Although The Flowers of St. Francis sits comfortably within one Roberto Rossellini’s most lauded creative stretches , it’s a work that still doesn’t exactly have a home in any of the three subcategories that have been parceled out from the director’s filmography: the neorealist period, his partnership with Ingrid Bergman, and a patient career denouement in the form of the historical films. The Flowers of St. Francis is traceable in all these mentioned, and yet also bucks whatever template we can reductively draw from them. The film interlocks its loose vignettes with the recurring cast, as opposed to Rome, Open City’s (1945) neat bifurcation, or Paisan’s (1946) upward path through war-torn Italy; the historical films would encompass similar subject matter, but they often occurred along a preordained timeline that eschewed episodic structuring (The Flowers of St. Francis also came long before Rossellini was cutting in the camera and producing fluid and immersive scenery with the aid of the Pan Cinor zoom lens). Thus, this 1951 film is constituted from a comparatively conventional cinematic grammar, and is more resolutely theological than anything else this Italian director had ever produced, his intertwined platonic spirituality and agnosticism engendering a relaxed and inviting religious outlook, bolstered by the inclusion of the monks of the Nocera Inferiore Monastery.
Rossellini doesn’t feign holistic biography, nor does he tout Saint Francis (Brother Nazario Gerardi) as an authoritative figure, instead often decentering the saint within his obsequious and touchingly naïve flock. Freed from biopic strictures, The Flowers of St. Francis exists as a free-flowing study of influence and faith, and how the two complement each other. Like Francis, however, Rossellini also prefers to disappear into the finished product, his resounding message of a lifestyle of simplicity — as a balm for postwar Europe — is achieved modestly, even if the director was plunging into matters of religious historicity, and claimed to have taken the medieval paintings of the time period documented as inspiration.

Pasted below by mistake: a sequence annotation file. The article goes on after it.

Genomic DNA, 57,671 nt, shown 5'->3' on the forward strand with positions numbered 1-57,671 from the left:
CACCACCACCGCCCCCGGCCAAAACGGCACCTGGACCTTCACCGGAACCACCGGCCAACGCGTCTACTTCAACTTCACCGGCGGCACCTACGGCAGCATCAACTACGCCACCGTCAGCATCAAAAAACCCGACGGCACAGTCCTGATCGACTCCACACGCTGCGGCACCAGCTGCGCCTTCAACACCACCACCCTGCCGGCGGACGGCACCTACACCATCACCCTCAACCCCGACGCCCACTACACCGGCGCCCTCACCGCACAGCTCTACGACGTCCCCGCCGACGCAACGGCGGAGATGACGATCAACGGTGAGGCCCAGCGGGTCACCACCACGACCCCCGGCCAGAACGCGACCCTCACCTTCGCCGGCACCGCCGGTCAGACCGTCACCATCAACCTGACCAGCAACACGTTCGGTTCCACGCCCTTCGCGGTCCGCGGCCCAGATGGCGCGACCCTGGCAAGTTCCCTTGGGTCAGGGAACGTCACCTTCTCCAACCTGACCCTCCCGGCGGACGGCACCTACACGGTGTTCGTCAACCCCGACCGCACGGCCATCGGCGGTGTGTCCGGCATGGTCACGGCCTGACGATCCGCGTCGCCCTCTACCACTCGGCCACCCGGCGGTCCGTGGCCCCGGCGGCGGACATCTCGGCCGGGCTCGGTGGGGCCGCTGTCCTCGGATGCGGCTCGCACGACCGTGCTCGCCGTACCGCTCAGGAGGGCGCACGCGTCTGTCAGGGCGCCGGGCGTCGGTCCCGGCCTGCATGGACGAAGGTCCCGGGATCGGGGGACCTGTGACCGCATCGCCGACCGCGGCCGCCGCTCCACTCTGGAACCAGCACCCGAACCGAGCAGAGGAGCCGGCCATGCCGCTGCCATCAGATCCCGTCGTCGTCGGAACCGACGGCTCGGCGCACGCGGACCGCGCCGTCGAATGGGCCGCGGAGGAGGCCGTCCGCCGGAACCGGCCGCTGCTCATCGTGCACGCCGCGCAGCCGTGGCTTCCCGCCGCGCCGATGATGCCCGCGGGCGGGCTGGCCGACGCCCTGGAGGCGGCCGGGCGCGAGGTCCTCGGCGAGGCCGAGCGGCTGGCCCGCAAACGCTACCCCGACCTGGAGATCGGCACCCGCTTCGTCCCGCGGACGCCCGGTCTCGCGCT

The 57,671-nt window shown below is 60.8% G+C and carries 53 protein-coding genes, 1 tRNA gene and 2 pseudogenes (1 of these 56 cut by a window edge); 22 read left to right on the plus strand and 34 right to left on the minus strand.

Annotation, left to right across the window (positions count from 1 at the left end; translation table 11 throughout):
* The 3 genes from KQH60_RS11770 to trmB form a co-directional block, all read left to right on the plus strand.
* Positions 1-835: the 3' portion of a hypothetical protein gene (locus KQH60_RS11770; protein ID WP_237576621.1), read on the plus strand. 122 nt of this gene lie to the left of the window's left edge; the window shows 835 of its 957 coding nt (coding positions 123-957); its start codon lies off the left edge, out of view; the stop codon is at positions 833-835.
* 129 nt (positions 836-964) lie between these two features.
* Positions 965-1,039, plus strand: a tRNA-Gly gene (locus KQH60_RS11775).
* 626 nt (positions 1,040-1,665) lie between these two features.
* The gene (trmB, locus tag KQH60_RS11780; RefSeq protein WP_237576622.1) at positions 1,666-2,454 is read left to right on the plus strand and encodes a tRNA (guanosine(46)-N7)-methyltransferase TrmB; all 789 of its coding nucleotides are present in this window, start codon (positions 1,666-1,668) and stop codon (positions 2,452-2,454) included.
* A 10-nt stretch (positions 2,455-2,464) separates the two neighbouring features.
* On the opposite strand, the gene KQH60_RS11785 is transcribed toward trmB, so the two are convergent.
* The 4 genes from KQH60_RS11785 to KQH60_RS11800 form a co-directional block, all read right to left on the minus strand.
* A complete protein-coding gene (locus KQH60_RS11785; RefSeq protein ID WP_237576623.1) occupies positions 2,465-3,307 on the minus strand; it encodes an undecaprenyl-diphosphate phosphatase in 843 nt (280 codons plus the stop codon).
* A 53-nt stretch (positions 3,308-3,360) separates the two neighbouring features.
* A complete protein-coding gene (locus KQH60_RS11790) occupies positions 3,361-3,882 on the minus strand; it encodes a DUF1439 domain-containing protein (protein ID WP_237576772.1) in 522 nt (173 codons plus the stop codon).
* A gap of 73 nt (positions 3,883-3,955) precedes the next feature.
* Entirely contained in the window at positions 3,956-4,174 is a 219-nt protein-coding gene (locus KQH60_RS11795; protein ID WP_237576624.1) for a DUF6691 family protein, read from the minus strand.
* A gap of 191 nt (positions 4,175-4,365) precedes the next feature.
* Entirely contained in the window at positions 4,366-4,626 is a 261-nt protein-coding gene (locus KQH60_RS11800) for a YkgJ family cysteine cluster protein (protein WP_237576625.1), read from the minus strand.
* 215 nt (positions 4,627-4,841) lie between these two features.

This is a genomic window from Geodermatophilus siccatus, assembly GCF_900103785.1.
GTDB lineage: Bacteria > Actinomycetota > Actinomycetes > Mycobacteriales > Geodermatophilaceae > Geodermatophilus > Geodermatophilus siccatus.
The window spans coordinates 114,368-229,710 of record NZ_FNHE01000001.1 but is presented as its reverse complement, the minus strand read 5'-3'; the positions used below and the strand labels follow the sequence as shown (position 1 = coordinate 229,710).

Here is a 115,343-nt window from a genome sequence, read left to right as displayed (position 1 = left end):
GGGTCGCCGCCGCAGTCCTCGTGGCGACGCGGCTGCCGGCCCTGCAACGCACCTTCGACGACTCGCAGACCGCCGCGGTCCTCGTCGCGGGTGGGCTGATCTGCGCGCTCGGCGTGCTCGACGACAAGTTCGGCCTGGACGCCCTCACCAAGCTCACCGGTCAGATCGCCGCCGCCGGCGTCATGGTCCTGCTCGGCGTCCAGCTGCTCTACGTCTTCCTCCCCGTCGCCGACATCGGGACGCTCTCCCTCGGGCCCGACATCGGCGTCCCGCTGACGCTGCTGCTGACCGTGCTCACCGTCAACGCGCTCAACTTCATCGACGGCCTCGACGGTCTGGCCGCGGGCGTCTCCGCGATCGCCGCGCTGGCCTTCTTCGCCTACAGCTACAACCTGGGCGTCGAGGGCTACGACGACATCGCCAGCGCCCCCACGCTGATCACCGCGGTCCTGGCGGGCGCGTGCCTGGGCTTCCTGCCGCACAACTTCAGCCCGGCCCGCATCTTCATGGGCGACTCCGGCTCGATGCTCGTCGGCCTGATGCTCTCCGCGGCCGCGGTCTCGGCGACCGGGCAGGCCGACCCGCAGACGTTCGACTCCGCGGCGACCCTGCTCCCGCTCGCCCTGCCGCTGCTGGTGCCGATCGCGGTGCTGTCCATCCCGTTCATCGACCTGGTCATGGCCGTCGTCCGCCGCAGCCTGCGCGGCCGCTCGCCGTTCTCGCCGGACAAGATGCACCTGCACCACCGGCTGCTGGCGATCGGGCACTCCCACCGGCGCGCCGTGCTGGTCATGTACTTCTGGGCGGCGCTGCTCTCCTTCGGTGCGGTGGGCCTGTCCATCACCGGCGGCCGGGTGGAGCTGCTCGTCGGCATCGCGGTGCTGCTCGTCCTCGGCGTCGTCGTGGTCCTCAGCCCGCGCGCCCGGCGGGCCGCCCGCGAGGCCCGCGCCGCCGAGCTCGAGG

In an over-quoted statement of expected grandiloquence (to otherwise appropriately crown the cinema of Nicholas Ray), Jean Luc-Godard posited that Rosselini’s inarguable artform forebear was painting; even if such a description now comes attached at the hip when discussing the work of the director, the confirmed, painterly aspirations invite such linkage. Rossellini’s penchant for location shooting is just as present in The Flowers of St. Francis as it is in the War Trilogy or the films with Bergman, and the way that nature frequently creeps in from and adorns the edges of the frame suggests an affinity with the American King Vidor, whose own transcendentalism is applicable here. The humble makeup of each chapter is also beholden to painting, where every visible image is catalyzed by a single event, such as lending a tunic, walking with a leper, or hosting Sister Clare and her convent. Within whatever could qualify as “realism” or “accuracy” is one or two hyperstylized elements, such as the aforementioned day-for-night lit promenade, or Brother Ginepro’s (Brother Severino Pisacane) honorable visit to the war-camp of Nicolai the Tyrant (Aldo Fabrizi).
The Italian title, Francesco, giullare di Dio, translates to “Francis, God’s Jester,” although the character who enacts the most ostensibly foolish behavior is Ginepro (of course, the intricacies of the subtitle manifests itself in the moments where Francis’s benevolence fails or is ill-conceived). Ginepro — following episodes that result in his nudity and his pilfering of a farmer’s pig — finds himself in the company of Nicolai and his horde, the sole interval of the film that ditches picturesque naturalism for an artifice of evil, as evidenced by the disproportionately large weapons wielded (clearly made of cardboard), and Fabrizi himself, hoisted into a giant suit of armor and sporting the most generically “menacing” mustache and mane. Saccharine selfishness is tempered by cartoonish malevolence, and vice versa, resulting in one of the film’s most terrifying images: a beaten and bloodied Ginepro dazedly wandering away from a torched camp. When the monks disband in the end, in a poignant display of schoolboy-esque dizziness — they decide their respective diverging paths by spinning with their eyes closed — the Nicolai chapter is lodged in the memory as much as Francis asking the birds for momentary quiet to pray.
Part of Kicking the Canon – The Film Canon.